On June 25-27 I drove south on highway 395 between Gardenerville, Nevada to the Bishop an Big Pine, Calif area:
The irrigated valleys in this region support quite a bit of milkweed growth, especially in Bishop and Big Pine area where I spent most of my time.
I was shocked to find NO MONARCHS at all in the Bishop and Big Pine area despite the usual enormous abundance of milkweed. This is the first year I have ever failed to see any monarchs in that area (Owens Valley) in June.
Here are some examples of the large fields and patches of speciosa milkweed I saw on the irrigated land in the Bishop and Big Pine area that was in bloom and
normally would have attracted several monarchs:
Speciosa milkweed on the Indian Creek (horse) Ranch at the west end of Fowler Street in Bishop, Calif.
North end of Indian Creek Ranch in Bishop, Calif:
Aerial view of the Indian Creek Ranch in Bishop where
the vast quantities of speciosa milkweed were seen:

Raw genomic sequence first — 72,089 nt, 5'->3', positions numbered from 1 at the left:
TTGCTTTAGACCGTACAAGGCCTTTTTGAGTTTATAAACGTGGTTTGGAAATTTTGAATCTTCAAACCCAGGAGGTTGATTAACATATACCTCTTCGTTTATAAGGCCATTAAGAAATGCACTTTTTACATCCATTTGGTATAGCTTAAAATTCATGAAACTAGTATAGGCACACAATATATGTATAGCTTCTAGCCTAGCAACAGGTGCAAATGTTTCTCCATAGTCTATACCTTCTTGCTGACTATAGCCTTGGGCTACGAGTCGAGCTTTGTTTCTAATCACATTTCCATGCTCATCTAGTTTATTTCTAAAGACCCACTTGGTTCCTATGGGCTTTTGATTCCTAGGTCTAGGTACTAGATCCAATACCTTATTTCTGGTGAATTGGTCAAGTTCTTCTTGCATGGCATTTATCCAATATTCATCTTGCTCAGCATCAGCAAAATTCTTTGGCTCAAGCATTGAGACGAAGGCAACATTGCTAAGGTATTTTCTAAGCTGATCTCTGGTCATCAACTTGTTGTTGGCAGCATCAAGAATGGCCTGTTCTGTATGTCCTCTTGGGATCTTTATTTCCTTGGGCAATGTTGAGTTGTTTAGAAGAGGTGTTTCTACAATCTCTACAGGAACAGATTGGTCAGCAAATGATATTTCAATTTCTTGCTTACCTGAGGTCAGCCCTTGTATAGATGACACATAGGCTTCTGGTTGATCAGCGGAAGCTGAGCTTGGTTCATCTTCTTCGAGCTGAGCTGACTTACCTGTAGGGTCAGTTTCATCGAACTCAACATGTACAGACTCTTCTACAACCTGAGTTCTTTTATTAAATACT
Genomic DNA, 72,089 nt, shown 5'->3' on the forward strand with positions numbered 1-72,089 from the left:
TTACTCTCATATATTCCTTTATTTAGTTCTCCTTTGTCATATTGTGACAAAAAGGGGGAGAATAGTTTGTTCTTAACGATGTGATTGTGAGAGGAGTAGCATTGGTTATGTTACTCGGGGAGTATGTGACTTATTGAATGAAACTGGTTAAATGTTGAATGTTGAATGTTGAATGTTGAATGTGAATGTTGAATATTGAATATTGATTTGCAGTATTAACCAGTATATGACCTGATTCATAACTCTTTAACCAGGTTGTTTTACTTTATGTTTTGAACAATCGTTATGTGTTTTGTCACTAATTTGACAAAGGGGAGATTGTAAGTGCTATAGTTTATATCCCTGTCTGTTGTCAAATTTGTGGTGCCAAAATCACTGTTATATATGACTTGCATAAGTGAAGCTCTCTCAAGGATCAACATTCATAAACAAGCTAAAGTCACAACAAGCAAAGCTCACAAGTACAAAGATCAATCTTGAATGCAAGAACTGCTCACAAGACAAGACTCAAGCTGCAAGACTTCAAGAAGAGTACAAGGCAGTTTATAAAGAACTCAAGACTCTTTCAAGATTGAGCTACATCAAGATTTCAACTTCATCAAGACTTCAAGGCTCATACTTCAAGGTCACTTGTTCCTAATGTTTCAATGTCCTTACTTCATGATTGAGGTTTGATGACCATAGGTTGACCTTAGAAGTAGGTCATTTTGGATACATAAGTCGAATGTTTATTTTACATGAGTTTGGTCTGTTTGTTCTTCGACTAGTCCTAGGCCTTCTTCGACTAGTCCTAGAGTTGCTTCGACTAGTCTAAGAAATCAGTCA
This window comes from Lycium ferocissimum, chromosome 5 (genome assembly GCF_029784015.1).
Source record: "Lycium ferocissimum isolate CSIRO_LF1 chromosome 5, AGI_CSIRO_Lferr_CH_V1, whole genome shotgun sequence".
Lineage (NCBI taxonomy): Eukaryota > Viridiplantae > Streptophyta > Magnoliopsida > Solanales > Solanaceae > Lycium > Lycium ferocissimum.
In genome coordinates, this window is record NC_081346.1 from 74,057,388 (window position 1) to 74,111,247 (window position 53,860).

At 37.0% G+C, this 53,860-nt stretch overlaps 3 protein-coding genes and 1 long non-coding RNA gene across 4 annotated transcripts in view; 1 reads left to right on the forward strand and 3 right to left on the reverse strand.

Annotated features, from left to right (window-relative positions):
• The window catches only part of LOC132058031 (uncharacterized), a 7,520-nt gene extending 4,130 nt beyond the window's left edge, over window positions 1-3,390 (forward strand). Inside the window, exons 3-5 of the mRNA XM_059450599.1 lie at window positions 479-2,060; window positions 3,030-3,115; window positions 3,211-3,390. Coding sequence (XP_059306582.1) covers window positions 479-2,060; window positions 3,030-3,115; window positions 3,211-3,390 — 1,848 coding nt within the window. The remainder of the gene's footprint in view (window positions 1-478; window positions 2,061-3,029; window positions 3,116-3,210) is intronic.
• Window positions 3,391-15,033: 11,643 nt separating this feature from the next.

Although monarchs were too scarce to be detectable in Bishop, Tiger Swallowtail butterflies were abundant. At one spot I was able to take a picture of THREE of them feeding on one clump of speciosa milkweed flowers:
Further north up at Coleville, Calif. the speciosa was beginning to bloom, but once again I saw no monarchs.
Continuing further north up to the Dresslerville, Gardnerville and Minden, Nevada area I checked the speciosa along Memdewee Run Rd:
the speciosa along Pinenut road at the Corley Ranch:
the speciosa along waterloo Rd and it was here that I finally saw one monarch:
In summary, it appears northern and central California monarch populations are still perhaps the lowest they ever have been and show no signs of a substantial recovery to date although we won' know for sure until about August 5. Some years the population grows alot between July 1 and Aug. 5 and some years it crashes and some years are inbetween these extremes.
The lack of monarchs in the Bishop area to date is particularly disturbing and since the Bishop monarchs migrate mostly to Santa Barbara County, the famous Ellwood Main overwintering site might have another season with a really small population this coming winter.